Many of us are very happy with it, also.

JP – I’m glad.

Where I was going with the movie score thing, there’s just this one scream at the transition point of the music in “Beneath The Starless Sky.” Somehow, even without words, you just conjure in your mind, walking down a dirt road, on a night with no moon, no starts, it just dark and foreboding.

JP – Not to get too in depth, but the inspiration for that song is a night where I was laying on a field and there were no starts or anything. I was just staring up, so that’s exactly the kind of imagery I was going for.

I gotta say, it worked. At least it did with me.

JP – Everybody in the band, we listen to metal music, and of course a bunch of different things, but we are all really big fans of film scores. I myself have loved movie scores for as long as I can remember. Anything Danny Elfman, Hans Zimmer. Things like that. I love all these guys, and so do the others in the band. A big goal with THREADS OF FATE was getting the movie score feel while mixing in the metal.

Again, I have to say I think you succeeded with that.

JP – Yeah, Vikram is just Vikram. Whether it’s him writing a whole song or taking something, I write and making it better, he just has that gift.

And just some of the little embellishments. And going back to “The Horrors Within,” because I’ve had that on loop in my car… I feel like I’m wearing a spot in the disc right there.

JP – That song is so funny to me because we literally wanted to go for so many different things in that song, like we wanted to go for doom and something just sinister and evil and have elements of OPETH and SWALLOW THE SUN in there. It’s a mix and match of a bunch of different stuff.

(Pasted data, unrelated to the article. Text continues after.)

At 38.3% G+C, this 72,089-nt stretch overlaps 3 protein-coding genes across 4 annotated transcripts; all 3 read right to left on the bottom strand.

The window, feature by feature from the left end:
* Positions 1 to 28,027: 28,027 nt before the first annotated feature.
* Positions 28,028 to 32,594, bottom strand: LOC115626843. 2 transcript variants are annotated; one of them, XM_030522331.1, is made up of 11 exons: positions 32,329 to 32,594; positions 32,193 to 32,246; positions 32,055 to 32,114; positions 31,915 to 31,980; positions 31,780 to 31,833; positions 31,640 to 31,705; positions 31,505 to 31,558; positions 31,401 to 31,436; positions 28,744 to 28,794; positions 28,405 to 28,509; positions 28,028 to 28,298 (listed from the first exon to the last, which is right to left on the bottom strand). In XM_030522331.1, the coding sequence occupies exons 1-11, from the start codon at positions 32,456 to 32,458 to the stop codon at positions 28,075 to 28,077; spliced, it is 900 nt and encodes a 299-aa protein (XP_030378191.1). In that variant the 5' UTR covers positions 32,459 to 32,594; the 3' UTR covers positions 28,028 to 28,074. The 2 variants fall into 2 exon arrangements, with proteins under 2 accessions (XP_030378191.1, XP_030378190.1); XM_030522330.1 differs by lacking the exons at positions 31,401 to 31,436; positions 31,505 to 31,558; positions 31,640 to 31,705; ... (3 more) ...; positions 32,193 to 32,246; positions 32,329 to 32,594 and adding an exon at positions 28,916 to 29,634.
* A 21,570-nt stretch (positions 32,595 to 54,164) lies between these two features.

The part that I was going to mention is a little after four minutes in, he just goes full on DEEP PURPLE, Jon Lord synth on it.

JP – Yeah, he pulled out the Hammond.

That tone, out of nowhere, in that song just throws in a completely different element. It blends in so beautifully.

JP – That moment of the song is what I call the OPETH moment of the song.

Yeah, I know that sound more from DEEP PURPLE, so that’s what I would call it. And I’m 52 and you’re how old?

JP – 33.

Yeah, that might be the difference.

JP – That’s totally accurate though, because DEEP PURPLE and bands of that era used that sound a lot. Of course, RAINBOW is a band that used it a lot.

Yeah, and RAINBOW was an offshoot of DEEP PURPLE. All those bands tied in so well, and all those elements tie in so well. I go back to the old school and you hear the BLACK SABBATH vibes in it.

JP – It had that 70s moment, mixed in with the OPETH style growling, then it goes back into the chorus and has a very black metal style ending.

So, in “Against The Shores Of Le Monde,” that one line “where the dead rise”, is that a legend or is that your own creation?

JP – That’s another funny story. Growing up, I played a lot of video games. The majority of them were fantasy themed, and RPG games on SquareSoft, way back before it was SquareUnix. I played a lot of Castlevania, and there was this one game called Vagrant Story, I must have been eight or nine years old when I played it obsessively. That song is based on that game. It was a very dark storyline that had elements of necromancy and magic and a very dramatic plotline. The setting of the story is in a fictional city in medieval France called Le Monde. In that city, the dead were rising during the telling of the story.

I must admit, I never was a gamer, so I never would have caught that reference.

JP – Yeah, only people who played that game would know the story behind the lyrics because there’s so many nods to it.

And the lyrics work beautifully because it flows quite well, and then that leads into “The Cold Embrace OF The Light.” There’s been so many metaphors for light.
JP – That song is probably the most metaphorical on the record.

So many people use “the light at the end of the tunnel” or something like that.

JP – Or the light within. It can be taken in so many different ways. That’s one of my favorite things in music, whenever people write music or lyrics that you can apply to literally anything. So that’s something I try to do my best with. Even though I’m giving it my own meaning, I try to write it ambiguous enough that everyone can give it their own meaning.